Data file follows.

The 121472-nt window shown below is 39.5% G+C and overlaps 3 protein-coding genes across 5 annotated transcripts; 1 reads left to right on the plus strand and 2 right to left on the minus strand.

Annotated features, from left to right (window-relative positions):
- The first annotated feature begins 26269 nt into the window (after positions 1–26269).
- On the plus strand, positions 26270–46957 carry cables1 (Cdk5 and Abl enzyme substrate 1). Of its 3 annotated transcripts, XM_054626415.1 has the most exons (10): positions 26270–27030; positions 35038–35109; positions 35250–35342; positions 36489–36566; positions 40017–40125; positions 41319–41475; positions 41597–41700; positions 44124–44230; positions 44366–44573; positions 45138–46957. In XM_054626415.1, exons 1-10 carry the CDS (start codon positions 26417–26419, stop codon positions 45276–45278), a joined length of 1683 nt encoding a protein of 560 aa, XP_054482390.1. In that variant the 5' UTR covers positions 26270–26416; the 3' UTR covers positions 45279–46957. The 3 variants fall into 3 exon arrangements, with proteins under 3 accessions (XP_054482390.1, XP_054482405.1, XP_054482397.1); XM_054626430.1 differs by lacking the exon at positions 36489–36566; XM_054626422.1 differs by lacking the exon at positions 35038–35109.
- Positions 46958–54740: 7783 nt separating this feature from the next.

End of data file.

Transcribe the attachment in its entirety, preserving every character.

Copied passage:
The 121472-nt window shown below is 39.5% G+C and overlaps 3 protein-coding genes across 5 annotated transcripts; 1 reads left to right on the plus strand and 2 right to left on the minus strand.

Annotated features, from left to right (window-relative positions):
- The first annotated feature begins 26269 nt into the window (after positions 1–26269).
- On the plus strand, positions 26270–46957 carry cables1 (Cdk5 and Abl enzyme substrate 1). Of its 3 annotated transcripts, XM_054626415.1 has the most exons (10): positions 26270–27030; positions 35038–35109; positions 35250–35342; positions 36489–36566; positions 40017–40125; positions 41319–41475; positions 41597–41700; positions 44124–44230; positions 44366–44573; positions 45138–46957. In XM_054626415.1, exons 1-10 carry the CDS (start codon positions 26417–26419, stop codon positions 45276–45278), a joined length of 1683 nt encoding a protein of 560 aa, XP_054482390.1. In that variant the 5' UTR covers positions 26270–26416; the 3' UTR covers positions 45279–46957. The 3 variants fall into 3 exon arrangements, with proteins under 3 accessions (XP_054482390.1, XP_054482405.1, XP_054482397.1); XM_054626430.1 differs by lacking the exon at positions 36489–36566; XM_054626422.1 differs by lacking the exon at positions 35038–35109.
- Positions 46958–54740: 7783 nt separating this feature from the next.